Only very few fully-reconfigurable balanced BPFs have been presented to date. For example, the second-order balanced BPF in [Reference Zhu and Abbosh10] is implemented with coupled-line resonators and shows low levels of selectivity in its differential mode (only two poles). Furthermore, it lacks the ability to suppress the common mode with suppression levels of ~40 dB within the differential mode passband. The balanced BPF presented in [Reference Zhang, Chen and Chu11] makes use of compact multi-mode resonators which results in a second-order differential mode transfer function that is tunable in both center frequency and BW. However, the filter does not effectively suppress the common mode (suppression of ~20 dB) and produces narrow levels of BW tuning (2.2:1). The BPFs presented in this work are an extension of the fully reconfigurable BPF in [Reference Simpson and Psychogiou12], where microstrip resonators and impedance inverters are used in the balanced network to create a fully reconfigurable balanced BPF with higher selectivity. The aim of this paper is to improve the selectivity and out-of-band rejection by increasing the order of the filter and to implement electronic tuning by using varactor diodes. Furthermore, this manuscript explores the fully reconfigurable balanced BPF concept and architecture capabilities in more depth through a generalized filter concept and physical implementation studies.

Taking into consideration the limitations of the state of the art, a new class of quasi-elliptic fully reconfigurable balanced BPFs with high selectivity and high common-mode suppression is reported. The differential mode is shaped by an arbitrary number of TZs and poles and can be tuned in terms of BW and center frequency and can be intrinsically switched off (i.e., without the use of RF switches). To further increase the selectivity and suppress spurious resonance modes, a hybrid integration technique using ceramic coaxial and microstrip resonators is considered. An earlier version of this paper was presented at the 2020 European Microwave Conference [Reference Simpson and Psychogiou13]. This manuscript is organized as follows. The balanced BPF concept and its corresponding tuning capabilities and practical physical design aspects are introduced in “Theoretical foundations” section through the use of coupled-resonator synthesis. “Experimental validation” section details the design of a high-order mixed integration prototype that was designed and measured at S-band. In the last section, the contributions of this work are presented in detail.

Theoretical foundations

Operating principles and tuning capabilities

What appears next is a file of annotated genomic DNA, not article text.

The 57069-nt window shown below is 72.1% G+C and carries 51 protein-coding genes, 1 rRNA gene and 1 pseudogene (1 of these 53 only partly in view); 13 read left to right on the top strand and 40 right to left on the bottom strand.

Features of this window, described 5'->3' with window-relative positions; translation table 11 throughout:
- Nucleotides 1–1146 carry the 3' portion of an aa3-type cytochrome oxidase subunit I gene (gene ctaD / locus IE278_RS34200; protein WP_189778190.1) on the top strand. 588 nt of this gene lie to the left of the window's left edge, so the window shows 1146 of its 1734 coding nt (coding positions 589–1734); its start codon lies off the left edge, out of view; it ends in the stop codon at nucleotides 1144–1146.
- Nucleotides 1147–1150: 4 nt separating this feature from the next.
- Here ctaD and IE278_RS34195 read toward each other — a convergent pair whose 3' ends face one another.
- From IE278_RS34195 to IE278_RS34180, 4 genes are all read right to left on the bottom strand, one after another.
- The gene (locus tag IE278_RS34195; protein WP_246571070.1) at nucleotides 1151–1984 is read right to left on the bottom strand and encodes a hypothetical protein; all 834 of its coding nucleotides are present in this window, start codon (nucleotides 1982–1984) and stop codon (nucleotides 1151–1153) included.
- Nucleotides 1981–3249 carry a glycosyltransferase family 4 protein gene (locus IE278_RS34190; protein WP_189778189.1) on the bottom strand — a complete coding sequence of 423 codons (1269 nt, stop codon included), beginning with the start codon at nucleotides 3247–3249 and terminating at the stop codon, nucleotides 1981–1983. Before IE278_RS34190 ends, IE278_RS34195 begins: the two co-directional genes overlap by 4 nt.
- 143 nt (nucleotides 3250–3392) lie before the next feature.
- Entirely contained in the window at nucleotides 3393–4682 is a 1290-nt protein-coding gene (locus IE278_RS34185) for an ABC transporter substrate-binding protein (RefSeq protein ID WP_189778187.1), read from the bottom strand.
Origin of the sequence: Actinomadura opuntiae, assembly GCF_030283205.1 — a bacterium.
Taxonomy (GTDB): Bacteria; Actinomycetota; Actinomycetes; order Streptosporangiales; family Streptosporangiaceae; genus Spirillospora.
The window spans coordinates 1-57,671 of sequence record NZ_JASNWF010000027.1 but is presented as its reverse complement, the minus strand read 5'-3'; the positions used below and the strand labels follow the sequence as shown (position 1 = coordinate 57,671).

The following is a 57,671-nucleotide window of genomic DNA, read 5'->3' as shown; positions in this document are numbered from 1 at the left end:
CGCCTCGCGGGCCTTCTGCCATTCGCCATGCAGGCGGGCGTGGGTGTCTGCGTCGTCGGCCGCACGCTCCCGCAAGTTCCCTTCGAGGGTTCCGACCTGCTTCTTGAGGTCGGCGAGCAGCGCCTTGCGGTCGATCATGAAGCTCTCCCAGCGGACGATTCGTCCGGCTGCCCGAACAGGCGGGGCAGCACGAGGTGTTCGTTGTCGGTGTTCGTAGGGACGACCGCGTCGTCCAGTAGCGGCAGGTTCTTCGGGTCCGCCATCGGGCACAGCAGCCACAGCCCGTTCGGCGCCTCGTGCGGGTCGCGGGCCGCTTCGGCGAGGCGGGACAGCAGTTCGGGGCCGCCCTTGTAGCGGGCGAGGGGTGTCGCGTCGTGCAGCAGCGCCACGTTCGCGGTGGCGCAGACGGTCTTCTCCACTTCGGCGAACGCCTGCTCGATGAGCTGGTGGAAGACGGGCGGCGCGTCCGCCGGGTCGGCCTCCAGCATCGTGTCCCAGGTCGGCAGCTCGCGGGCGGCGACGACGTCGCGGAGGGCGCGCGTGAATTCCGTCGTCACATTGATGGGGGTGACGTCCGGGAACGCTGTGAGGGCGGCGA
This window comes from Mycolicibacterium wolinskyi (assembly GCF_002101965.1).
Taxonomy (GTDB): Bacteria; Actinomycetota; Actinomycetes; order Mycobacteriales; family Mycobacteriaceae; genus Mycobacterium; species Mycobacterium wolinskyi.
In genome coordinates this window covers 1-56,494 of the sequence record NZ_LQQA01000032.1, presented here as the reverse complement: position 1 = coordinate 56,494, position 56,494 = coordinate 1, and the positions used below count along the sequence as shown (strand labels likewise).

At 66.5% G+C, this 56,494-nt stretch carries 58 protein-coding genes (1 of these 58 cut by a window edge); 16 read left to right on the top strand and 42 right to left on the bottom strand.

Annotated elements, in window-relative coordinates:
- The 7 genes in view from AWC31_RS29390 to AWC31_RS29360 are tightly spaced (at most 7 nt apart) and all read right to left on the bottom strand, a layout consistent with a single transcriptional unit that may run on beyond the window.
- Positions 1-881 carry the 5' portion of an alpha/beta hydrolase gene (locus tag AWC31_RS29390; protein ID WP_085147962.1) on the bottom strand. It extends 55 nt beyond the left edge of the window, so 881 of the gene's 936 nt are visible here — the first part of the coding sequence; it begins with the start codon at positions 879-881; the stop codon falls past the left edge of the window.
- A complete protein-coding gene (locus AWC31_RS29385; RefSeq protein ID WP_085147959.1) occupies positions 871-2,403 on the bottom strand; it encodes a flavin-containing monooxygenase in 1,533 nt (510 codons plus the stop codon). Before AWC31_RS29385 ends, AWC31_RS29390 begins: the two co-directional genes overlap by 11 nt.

The fully reconfigurable, high-order balanced BPF concept is depicted in Fig. 1. In particular, Fig. 1(a) shows the coupling–routing diagram (CRD) of the overall balanced BPF architecture. It is comprised of two input nodes (S and S′) connected together through two impedance inverters. Similarly, there are two output nodes (L and L′) that are joined through two impedance inverters and are coupled to the two input nodes through an arbitrary number (K) of resonant sections. As is shown in Fig. 1(a), each resonant section can either be a transmission pole cell (TPC) or a multi-resonant cell (MRC). The overall filter architecture is made of M TPCs and N MRCs, where K = M + N is the order of the filter. A TPC consists of four non-resonating nodes and two frequency tunable resonators, which are linked and resistively loaded at the line of symmetry and result in one pole in the differential mode of operation. An MRC is composed of two isolated branches, one in series from input S to output L and the other in series from input S′ to output L′. Each branch has two tunable resonators connected together through impedance inverters and a non-resonating node. The MRC results in two tunable TZs and one pole in each mode of operation. Figures 1(b)–1(e) demonstrate the variety of transfer functions that can be obtained from the high-order balanced BPF in Fig. 1(a). As it can be seen, the filter results in K poles and 2N TZs in the differential mode of operation and 2N + 2 TZs in the common mode of operation, two of which are located at the center of the passband. The TZs can be positioned to change the out-of-band characteristics of the filter's response. For example, they can all be placed near the passband for higher selectivity, as in Fig. 1(b), or symmetrically spread out, as in Fig. 1(c). Furthermore, the TZs can be arbitrarily located so that the out-of-band response is tailored to any application, which is demonstrated in Fig. 1(d). Lastly, all of the TZs can be tuned to the same frequency to intrinsically switch off the filter, which is demonstrated in Fig. 1(e).